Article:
2. To my understanding, the central element of New Testament worship is preaching (1 Corinthians 1:21, 2 Timothy 4:1-2), followed by the sacraments and prayer. (WCF XIV.1, WLC 108). It is through preaching that God is most often pleased to save and to build up His people—and I say this as a Gideon that distributes God’s Word actively and prays diligently that those Bibles will reach those that can’t or won’t hear preaching. The sacraments and prayer also are very much used by God to build His church.

  • Music, on the other hand, is actually pretty far down the list in terms of importance in worship, and must not be given undue emphasis. I would go so far as to say that it is a means of assisting in other elements of worship—particularly instruction in the Word of God—as much or more so than it is an element in itself.

3. The primary purpose of music in corporate worship stated in the New Testament is instruction, not performance. There really is very little mention of music at all in the New Testament, and almost none of that instructs us how we are to use music in worship. But, we do find a prescription in Colossians 3:

  • In Colossians 3:16, Paul tells us that we are to use music not only to praise God (as the Psalms repeatedly command), but to teach the Word of God. We must choose music that teaches us about God and His Word, not about our subjective experience of God.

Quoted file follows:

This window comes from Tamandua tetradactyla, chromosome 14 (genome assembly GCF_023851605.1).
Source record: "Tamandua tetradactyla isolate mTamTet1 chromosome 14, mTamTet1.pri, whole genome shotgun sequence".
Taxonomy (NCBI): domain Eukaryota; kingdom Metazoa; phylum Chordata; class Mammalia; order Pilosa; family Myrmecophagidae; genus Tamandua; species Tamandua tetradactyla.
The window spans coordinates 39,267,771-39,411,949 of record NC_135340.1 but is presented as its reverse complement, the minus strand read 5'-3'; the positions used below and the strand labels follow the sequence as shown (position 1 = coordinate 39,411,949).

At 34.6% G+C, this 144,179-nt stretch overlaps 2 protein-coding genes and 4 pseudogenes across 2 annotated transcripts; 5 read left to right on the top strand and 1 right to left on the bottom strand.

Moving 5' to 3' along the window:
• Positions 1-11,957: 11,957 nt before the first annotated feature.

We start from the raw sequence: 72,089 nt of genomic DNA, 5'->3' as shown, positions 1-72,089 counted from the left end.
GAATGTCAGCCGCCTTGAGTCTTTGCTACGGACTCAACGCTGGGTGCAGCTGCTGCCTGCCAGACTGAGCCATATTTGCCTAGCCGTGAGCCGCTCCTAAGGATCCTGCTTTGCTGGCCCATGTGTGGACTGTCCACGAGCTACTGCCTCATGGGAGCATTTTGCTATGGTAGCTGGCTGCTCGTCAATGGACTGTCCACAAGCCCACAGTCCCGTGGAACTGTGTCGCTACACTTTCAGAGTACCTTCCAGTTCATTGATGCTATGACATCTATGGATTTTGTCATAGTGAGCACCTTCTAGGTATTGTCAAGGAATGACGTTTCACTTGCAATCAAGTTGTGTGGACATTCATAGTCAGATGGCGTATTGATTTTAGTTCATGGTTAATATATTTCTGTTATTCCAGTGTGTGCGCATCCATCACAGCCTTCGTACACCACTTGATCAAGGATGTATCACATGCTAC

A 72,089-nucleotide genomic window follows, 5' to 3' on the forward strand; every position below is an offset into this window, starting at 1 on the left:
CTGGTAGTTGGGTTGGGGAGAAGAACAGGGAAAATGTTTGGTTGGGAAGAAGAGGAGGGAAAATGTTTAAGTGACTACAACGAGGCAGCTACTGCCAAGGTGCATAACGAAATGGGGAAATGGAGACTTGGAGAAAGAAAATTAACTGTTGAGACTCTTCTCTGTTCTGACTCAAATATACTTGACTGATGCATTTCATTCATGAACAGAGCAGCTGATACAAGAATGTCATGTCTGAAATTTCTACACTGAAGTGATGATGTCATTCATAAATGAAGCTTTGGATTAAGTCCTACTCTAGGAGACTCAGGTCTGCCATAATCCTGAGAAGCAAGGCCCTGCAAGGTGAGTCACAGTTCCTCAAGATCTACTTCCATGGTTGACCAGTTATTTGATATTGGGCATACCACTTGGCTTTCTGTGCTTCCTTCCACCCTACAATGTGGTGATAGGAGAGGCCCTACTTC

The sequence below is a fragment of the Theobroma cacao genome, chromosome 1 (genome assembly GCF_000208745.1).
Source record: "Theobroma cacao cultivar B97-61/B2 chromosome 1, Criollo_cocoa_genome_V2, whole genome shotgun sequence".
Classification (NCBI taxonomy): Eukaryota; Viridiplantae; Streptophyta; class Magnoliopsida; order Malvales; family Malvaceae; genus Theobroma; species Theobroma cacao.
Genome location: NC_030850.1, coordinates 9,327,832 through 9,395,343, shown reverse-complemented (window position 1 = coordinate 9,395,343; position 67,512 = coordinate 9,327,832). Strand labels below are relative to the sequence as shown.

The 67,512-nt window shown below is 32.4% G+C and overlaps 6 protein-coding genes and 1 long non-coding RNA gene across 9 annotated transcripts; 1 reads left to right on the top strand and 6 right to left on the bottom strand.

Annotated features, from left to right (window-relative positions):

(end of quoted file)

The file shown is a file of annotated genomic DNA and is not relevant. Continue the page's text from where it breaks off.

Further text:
• It might be worth noting, by the way, that even those Psalms which offer praise to God in light of the Psalmist’s own personal experience still speak of God’s being and attributes objectively. In Psalm 9, for example, David does speak of how God has dealt with him specifically, but immediately turns and grounds this in praise and declaration of God’s attributes and deeds objectively. We also must seek to do this. Our subjective feelings are not entirely out-of-bounds, but in corporate worship we should seek to sing about who God is, not our feelings about Him. The infamous “Jesus is my Boyfriend songs” are definitely “out!”

4. If we are going to praise God for who He and teach the congregation His Word through singing, then clearly only music with sound texts, solidly grounded in Scripture, must be used in corporate worship. Singing of the Psalms is always a welcome element of worship, one firmly grounded in our Reformed tradition. While other hymns can be used, taking the Psalms as “models” is not at all unwise.

5. This purpose also demands relative simplicity in the music used in corporate worship, lest the music itself overshadow the teaching of God’s Word via singing, or the opportunity for instruction be lost because congregants have difficulty singing the music.